ATTENTION LARA MEMBERS:
OUR 1ST QUARTER MEETING LOCATION HAS CHANGED
LARA First Quarter & AB 939 Annual Report Hacks
Thursday, March 15, 2018
10:00 a.m. to 1:00 p.m
Lucy Avalos Community Center
11832 Atlantic Ave
Lynwood, CA 90262
California Food Waste Prevention Week
March 5th – March 9th, 2018
Here are some of my favorite waste prevention tips from Save The Food:
- Shop wisely: Plan your meals for the week in advance. Shop with a list. Stick to the list and avoid impulse buys.
- Proper portions: Don’t buy or serve more than you need—Save The Food’s handy portion calculator can help! Skip the bulk items, which encourage excess, as it may not be such a bargain if you’re going to toss half of it.
- Love your leftovers: While you’re planning your meals in advance, plan for nights when you’re likely to go out to eat and when you might have leftovers from earlier meals. Get creative to give leftovers another life—could they be the start of a casserole or soup the day after?
- Freeze it: Frozen food will keep longer. Almost anything can be frozen! But portion out, label and date your food so that it’s easy to serve later.
- Shop your kitchen before the store: Check the fridge, freezer, and pantry for items that need to get used up before you splurge on new items.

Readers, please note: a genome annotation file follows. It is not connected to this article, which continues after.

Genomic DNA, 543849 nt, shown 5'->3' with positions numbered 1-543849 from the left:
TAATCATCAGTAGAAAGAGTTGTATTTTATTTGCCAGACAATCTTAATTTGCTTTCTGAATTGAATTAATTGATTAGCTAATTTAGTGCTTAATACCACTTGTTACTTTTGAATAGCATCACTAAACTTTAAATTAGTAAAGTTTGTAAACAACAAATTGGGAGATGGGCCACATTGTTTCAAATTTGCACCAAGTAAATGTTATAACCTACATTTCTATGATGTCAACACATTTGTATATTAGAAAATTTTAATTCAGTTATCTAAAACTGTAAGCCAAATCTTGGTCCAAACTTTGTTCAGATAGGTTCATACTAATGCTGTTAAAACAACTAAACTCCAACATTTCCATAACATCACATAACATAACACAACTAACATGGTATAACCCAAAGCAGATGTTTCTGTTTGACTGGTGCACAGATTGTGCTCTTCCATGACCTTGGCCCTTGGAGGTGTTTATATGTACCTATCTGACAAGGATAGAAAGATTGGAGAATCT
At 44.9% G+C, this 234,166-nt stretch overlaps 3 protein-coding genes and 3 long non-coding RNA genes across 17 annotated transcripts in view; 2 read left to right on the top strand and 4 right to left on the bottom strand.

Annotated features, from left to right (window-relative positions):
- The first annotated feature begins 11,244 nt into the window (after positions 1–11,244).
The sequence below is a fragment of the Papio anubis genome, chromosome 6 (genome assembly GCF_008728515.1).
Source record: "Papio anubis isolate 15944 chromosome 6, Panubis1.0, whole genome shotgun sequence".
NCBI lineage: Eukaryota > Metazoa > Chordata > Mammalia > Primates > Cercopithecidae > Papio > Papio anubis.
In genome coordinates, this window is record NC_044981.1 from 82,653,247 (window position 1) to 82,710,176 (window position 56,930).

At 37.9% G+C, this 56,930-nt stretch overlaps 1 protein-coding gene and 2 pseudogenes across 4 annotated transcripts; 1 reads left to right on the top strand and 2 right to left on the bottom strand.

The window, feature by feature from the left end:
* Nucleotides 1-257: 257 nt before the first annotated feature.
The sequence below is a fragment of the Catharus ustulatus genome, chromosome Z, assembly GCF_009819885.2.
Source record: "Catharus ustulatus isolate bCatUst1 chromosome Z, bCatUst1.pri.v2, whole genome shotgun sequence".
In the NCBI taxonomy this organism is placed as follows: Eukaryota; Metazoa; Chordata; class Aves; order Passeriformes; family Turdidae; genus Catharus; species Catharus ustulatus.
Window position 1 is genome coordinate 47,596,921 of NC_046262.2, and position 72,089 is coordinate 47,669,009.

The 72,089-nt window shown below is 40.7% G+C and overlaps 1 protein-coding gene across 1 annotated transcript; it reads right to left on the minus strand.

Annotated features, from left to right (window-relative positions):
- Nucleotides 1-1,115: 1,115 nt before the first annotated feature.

- Don’t fall for date labels: Food doesn’t magically spoil as soon as the label on the package is passed. Sell-by, use-by, and best-by dates are generally manufacturers’ suggestions for when an item is likely to be at its peak quality. Ideally, the federal government should standardize food date labels to reduce confusion—and we’re working on getting them to do that! But in the meantime, learn how to understand these labels and rely more on your own senses to assess food quality.
- Spread the word: Engage friends, family, community, and businesses in food-saving practices. Share your favorite tips with your friends and family. Encourage your local restaurants and grocery stores to avoid excessive portions and package sizes; and tell them it is ok if they run out of an item at the end of the day (so that they can avoid over-purchasing). Teach kids to value food and not to waste it.
Check out SaveTheFood.com for more.
The Los Angeles Regional Agency Team took a trip to the world renowned Future Foods Farms in the city of Brea to discover ways our neighbors are becoming environmentally friendly. Future Foods Farms, whose mission is to create a sustainable farm concept that will change both agriculture and the restaurant industry forever is located on 25 acres and produces all organically grown products in their 4,000 square-feet greenhouses which is one of the largest Aquaponic farms in the state. All of the products are grown locally, without harmful chemicals, pesticides, or synthetic nutrients, and use considerably less water and power than hydroponic and conventional farming.
Take a look at our phenomenal trip and if you’d like to go, check out Future Foods Farms for tours and tastings.
The Los Angeles Regional Agency will be honoring businesses, organizations, and individuals who are leaders in environmental stewardship and have shown the commitment to be a crusader for our mission to reach Zero Waste in California by 2025.
When: April 26th, 2018
Where: Royal Oaks Manor (City of Duarte)
Time: 4:00pm – 6:00pm
Check out last years San Gabriel Valley Environmental Awards… and don’t forget to follow and like us on Facebook and Twitter!
AB 939 Workshop
Thursday, March 15, 2018
10:00 am – 1:00 pm
Lynwood Bateman Hall
11331 Ernestine Ave, Lynwood, CA 90262